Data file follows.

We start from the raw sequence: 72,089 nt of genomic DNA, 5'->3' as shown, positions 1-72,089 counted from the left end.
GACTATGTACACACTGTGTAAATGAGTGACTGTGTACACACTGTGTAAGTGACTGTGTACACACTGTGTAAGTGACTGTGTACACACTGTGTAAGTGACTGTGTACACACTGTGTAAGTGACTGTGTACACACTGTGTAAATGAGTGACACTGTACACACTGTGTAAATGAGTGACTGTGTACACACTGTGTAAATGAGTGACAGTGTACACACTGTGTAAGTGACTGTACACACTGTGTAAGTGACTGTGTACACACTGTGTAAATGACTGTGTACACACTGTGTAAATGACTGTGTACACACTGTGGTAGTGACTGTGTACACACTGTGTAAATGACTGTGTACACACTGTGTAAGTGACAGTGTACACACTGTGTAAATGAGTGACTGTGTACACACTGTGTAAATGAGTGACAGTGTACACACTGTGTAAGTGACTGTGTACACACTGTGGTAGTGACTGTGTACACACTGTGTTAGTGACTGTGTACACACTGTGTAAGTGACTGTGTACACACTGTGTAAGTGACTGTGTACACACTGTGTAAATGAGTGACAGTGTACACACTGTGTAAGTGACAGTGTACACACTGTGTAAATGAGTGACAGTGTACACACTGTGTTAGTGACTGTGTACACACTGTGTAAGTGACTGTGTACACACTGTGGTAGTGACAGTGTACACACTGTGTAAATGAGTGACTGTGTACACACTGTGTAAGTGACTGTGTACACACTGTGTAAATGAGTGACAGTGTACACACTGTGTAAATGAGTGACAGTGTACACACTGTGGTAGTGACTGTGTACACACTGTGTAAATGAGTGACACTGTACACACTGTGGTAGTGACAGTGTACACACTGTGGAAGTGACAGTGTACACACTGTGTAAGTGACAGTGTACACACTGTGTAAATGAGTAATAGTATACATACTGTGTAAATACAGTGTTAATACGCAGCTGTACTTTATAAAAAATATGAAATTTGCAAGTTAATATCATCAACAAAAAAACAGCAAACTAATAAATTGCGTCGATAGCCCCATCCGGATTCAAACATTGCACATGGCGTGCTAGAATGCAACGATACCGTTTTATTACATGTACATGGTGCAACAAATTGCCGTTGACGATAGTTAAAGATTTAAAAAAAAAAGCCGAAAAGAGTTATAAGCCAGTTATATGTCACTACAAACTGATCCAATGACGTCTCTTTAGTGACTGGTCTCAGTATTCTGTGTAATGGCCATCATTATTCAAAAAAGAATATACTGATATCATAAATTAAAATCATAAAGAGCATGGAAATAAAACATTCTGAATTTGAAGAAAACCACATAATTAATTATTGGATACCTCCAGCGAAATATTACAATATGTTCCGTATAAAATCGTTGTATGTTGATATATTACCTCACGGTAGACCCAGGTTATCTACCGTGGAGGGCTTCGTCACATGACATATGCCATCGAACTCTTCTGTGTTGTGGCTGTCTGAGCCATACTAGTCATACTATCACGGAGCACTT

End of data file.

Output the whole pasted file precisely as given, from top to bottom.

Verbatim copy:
We start from the raw sequence: 72,089 nt of genomic DNA, 5'->3' as shown, positions 1-72,089 counted from the left end.
GACTATGTACACACTGTGTAAATGAGTGACTGTGTACACACTGTGTAAGTGACTGTGTACACACTGTGTAAGTGACTGTGTACACACTGTGTAAGTGACTGTGTACACACTGTGTAAGTGACTGTGTACACACTGTGTAAATGAGTGACACTGTACACACTGTGTAAATGAGTGACTGTGTACACACTGTGTAAATGAGTGACAGTGTACACACTGTGTAAGTGACTGTACACACTGTGTAAGTGACTGTGTACACACTGTGTAAATGACTGTGTACACACTGTGTAAATGACTGTGTACACACTGTGGTAGTGACTGTGTACACACTGTGTAAATGACTGTGTACACACTGTGTAAGTGACAGTGTACACACTGTGTAAATGAGTGACTGTGTACACACTGTGTAAATGAGTGACAGTGTACACACTGTGTAAGTGACTGTGTACACACTGTGGTAGTGACTGTGTACACACTGTGTTAGTGACTGTGTACACACTGTGTAAGTGACTGTGTACACACTGTGTAAGTGACTGTGTACACACTGTGTAAATGAGTGACAGTGTACACACTGTGTAAGTGACAGTGTACACACTGTGTAAATGAGTGACAGTGTACACACTGTGTTAGTGACTGTGTACACACTGTGTAAGTGACTGTGTACACACTGTGGTAGTGACAGTGTACACACTGTGTAAATGAGTGACTGTGTACACACTGTGTAAGTGACTGTGTACACACTGTGTAAATGAGTGACAGTGTACACACTGTGTAAATGAGTGACAGTGTACACACTGTGGTAGTGACTGTGTACACACTGTGTAAATGAGTGACACTGTACACACTGTGGTAGTGACAGTGTACACACTGTGGAAGTGACAGTGTACACACTGTGTAAGTGACAGTGTACACACTGTGTAAATGAGTAATAGTATACATACTGTGTAAATACAGTGTTAATACGCAGCTGTACTTTATAAAAAATATGAAATTTGCAAGTTAATATCATCAACAAAAAAACAGCAAACTAATAAATTGCGTCGATAGCCCCATCCGGATTCAAACATTGCACATGGCGTGCTAGAATGCAACGATACCGTTTTATTACATGTACATGGTGCAACAAATTGCCGTTGACGATAGTTAAAGATTTAAAAAAAAAAGCCGAAAAGAGTTATAAGCCAGTTATATGTCACTACAAACTGATCCAATGACGTCTCTTTAGTGACTGGTCTCAGTATTCTGTGTAATGGCCATCATTATTCAAAAAAGAATATACTGATATCATAAATTAAAATCATAAAGAGCATGGAAATAAAACATTCTGAATTTGAAGAAAACCACATAATTAATTATTGGATACCTCCAGCGAAATATTACAATATGTTCCGTATAAAATCGTTGTATGTTGATATATTACCTCACGGTAGACCCAGGTTATCTACCGTGGAGGGCTTCGTCACATGACATATGCCATCGAACTCTTCTGTGTTGTGGCTGTCTGAGCCATACTAGTCATACTATCACGGAGCACTT